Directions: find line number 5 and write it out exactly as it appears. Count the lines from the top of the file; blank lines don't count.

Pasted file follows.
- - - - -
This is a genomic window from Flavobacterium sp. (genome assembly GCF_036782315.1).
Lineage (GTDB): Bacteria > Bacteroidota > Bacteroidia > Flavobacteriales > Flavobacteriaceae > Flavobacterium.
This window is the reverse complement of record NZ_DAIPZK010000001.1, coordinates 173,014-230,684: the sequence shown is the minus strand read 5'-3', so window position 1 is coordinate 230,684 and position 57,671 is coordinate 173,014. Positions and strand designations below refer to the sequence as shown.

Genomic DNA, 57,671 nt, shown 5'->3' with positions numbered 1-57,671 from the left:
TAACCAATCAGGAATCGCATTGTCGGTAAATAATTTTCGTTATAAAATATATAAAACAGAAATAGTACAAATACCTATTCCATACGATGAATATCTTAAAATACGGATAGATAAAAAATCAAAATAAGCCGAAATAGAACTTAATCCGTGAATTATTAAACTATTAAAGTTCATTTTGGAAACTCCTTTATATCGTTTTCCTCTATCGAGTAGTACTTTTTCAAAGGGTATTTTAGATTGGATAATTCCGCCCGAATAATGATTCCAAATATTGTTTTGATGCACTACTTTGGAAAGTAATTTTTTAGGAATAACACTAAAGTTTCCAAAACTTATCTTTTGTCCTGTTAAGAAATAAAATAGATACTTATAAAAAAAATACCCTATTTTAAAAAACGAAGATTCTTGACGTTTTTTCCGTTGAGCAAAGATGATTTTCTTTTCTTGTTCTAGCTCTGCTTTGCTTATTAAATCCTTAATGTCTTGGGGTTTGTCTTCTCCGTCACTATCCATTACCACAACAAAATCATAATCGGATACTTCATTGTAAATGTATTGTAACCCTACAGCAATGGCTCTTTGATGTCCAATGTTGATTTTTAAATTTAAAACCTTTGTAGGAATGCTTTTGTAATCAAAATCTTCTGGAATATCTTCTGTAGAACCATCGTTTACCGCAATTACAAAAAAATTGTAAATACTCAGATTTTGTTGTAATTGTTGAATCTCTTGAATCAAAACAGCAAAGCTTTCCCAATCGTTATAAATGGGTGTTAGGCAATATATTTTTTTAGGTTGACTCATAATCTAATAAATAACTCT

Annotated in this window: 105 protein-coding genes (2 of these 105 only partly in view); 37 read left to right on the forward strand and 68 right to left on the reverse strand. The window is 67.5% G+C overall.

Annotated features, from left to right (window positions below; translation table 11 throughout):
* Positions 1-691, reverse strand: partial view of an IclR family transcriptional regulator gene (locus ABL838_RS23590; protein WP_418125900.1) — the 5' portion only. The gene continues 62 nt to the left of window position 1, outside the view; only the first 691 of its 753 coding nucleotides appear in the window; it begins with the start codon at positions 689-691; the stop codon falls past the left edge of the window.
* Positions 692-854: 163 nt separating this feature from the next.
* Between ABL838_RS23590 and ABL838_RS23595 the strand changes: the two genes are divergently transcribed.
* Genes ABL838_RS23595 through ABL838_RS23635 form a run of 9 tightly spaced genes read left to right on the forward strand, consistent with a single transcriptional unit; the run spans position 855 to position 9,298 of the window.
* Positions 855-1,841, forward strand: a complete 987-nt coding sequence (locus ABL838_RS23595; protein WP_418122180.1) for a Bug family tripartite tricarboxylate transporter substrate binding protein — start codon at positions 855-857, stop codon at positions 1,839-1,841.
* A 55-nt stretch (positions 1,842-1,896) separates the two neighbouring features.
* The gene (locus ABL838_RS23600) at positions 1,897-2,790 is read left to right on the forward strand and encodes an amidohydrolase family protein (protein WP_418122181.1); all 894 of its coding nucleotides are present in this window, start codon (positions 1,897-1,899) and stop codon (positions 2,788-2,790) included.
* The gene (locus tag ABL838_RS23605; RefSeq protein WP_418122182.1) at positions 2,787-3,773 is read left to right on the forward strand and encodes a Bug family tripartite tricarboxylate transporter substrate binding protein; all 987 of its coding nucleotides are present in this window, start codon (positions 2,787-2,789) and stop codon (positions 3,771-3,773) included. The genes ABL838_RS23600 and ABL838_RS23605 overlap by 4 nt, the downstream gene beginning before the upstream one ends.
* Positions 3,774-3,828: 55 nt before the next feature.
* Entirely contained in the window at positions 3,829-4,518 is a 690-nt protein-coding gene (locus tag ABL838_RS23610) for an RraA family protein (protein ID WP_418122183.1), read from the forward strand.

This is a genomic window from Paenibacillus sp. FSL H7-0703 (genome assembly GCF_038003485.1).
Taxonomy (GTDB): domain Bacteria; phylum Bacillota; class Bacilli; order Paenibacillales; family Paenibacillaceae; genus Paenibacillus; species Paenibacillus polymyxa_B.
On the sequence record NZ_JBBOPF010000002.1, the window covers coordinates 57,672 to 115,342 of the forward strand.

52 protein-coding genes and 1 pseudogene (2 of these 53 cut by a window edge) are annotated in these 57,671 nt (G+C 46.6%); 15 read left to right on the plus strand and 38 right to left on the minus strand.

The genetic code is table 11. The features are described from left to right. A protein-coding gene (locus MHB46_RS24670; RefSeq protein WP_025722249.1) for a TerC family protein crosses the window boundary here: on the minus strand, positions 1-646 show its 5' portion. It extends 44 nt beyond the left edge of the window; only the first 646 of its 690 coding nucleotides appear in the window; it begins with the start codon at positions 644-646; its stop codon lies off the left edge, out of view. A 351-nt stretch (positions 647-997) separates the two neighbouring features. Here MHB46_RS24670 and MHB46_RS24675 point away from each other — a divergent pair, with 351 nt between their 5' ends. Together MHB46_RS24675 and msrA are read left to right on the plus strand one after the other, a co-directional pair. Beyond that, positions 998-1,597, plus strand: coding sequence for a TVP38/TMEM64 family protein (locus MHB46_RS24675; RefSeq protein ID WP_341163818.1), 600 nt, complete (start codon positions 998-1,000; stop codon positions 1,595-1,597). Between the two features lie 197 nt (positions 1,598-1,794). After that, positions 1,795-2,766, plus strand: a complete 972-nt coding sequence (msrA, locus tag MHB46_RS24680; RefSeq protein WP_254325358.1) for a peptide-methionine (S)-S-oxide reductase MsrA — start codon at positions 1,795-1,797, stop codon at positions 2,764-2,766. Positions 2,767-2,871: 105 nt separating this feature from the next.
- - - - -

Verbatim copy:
TAACCAATCAGGAATCGCATTGTCGGTAAATAATTTTCGTTATAAAATATATAAAACAGAAATAGTACAAATACCTATTCCATACGATGAATATCTTAAAATACGGATAGATAAAAAATCAAAATAAGCCGAAATAGAACTTAATCCGTGAATTATTAAACTATTAAAGTTCATTTTGGAAACTCCTTTATATCGTTTTCCTCTATCGAGTAGTACTTTTTCAAAGGGTATTTTAGATTGGATAATTCCGCCCGAATAATGATTCCAAATATTGTTTTGATGCACTACTTTGGAAAGTAATTTTTTAGGAATAACACTAAAGTTTCCAAAACTTATCTTTTGTCCTGTTAAGAAATAAAATAGATACTTATAAAAAAAATACCCTATTTTAAAAAACGAAGATTCTTGACGTTTTTTCCGTTGAGCAAAGATGATTTTCTTTTCTTGTTCTAGCTCTGCTTTGCTTATTAAATCCTTAATGTCTTGGGGTTTGTCTTCTCCGTCACTATCCATTACCACAACAAAATCATAATCGGATACTTCATTGTAAATGTATTGTAACCCTACAGCAATGGCTCTTTGATGTCCAATGTTGATTTTTAAATTTAAAACCTTTGTAGGAATGCTTTTGTAATCAAAATCTTCTGGAATATCTTCTGTAGAACCATCGTTTACCGCAATTACAAAAAAATTGTAAATACTCAGATTTTGTTGTAATTGTTGAATCTCTTGAATCAAAACAGCAAAGCTTTCCCAATCGTTATAAATGGGTGTTAGGCAATATATTTTTTTAGGTTGACTCATAATCTAATAAATAACTCT